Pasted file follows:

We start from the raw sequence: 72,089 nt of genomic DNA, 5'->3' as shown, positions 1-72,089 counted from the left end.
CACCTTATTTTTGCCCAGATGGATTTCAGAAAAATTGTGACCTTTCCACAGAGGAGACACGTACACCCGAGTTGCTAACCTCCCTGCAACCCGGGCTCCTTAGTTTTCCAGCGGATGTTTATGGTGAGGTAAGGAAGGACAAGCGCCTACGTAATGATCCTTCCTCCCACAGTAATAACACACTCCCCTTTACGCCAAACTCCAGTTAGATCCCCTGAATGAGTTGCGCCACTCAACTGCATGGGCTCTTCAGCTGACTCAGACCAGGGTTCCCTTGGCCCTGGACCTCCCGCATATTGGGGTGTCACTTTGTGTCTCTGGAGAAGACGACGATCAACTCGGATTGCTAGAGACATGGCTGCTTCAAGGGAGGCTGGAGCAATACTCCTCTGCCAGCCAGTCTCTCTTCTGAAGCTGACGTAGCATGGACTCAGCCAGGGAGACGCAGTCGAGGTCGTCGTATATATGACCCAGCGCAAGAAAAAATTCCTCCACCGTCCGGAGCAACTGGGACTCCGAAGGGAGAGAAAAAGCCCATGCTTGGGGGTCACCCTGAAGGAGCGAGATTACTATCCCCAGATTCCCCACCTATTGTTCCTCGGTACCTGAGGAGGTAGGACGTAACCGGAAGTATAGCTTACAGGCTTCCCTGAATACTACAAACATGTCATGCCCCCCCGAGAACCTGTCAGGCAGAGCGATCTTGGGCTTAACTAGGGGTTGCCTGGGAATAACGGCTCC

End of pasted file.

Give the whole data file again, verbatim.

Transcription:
We start from the raw sequence: 72,089 nt of genomic DNA, 5'->3' as shown, positions 1-72,089 counted from the left end.
CACCTTATTTTTGCCCAGATGGATTTCAGAAAAATTGTGACCTTTCCACAGAGGAGACACGTACACCCGAGTTGCTAACCTCCCTGCAACCCGGGCTCCTTAGTTTTCCAGCGGATGTTTATGGTGAGGTAAGGAAGGACAAGCGCCTACGTAATGATCCTTCCTCCCACAGTAATAACACACTCCCCTTTACGCCAAACTCCAGTTAGATCCCCTGAATGAGTTGCGCCACTCAACTGCATGGGCTCTTCAGCTGACTCAGACCAGGGTTCCCTTGGCCCTGGACCTCCCGCATATTGGGGTGTCACTTTGTGTCTCTGGAGAAGACGACGATCAACTCGGATTGCTAGAGACATGGCTGCTTCAAGGGAGGCTGGAGCAATACTCCTCTGCCAGCCAGTCTCTCTTCTGAAGCTGACGTAGCATGGACTCAGCCAGGGAGACGCAGTCGAGGTCGTCGTATATATGACCCAGCGCAAGAAAAAATTCCTCCACCGTCCGGAGCAACTGGGACTCCGAAGGGAGAGAAAAAGCCCATGCTTGGGGGTCACCCTGAAGGAGCGAGATTACTATCCCCAGATTCCCCACCTATTGTTCCTCGGTACCTGAGGAGGTAGGACGTAACCGGAAGTATAGCTTACAGGCTTCCCTGAATACTACAAACATGTCATGCCCCCCCGAGAACCTGTCAGGCAGAGCGATCTTGGGCTTAACTAGGGGTTGCCTGGGAATAACGGCTCC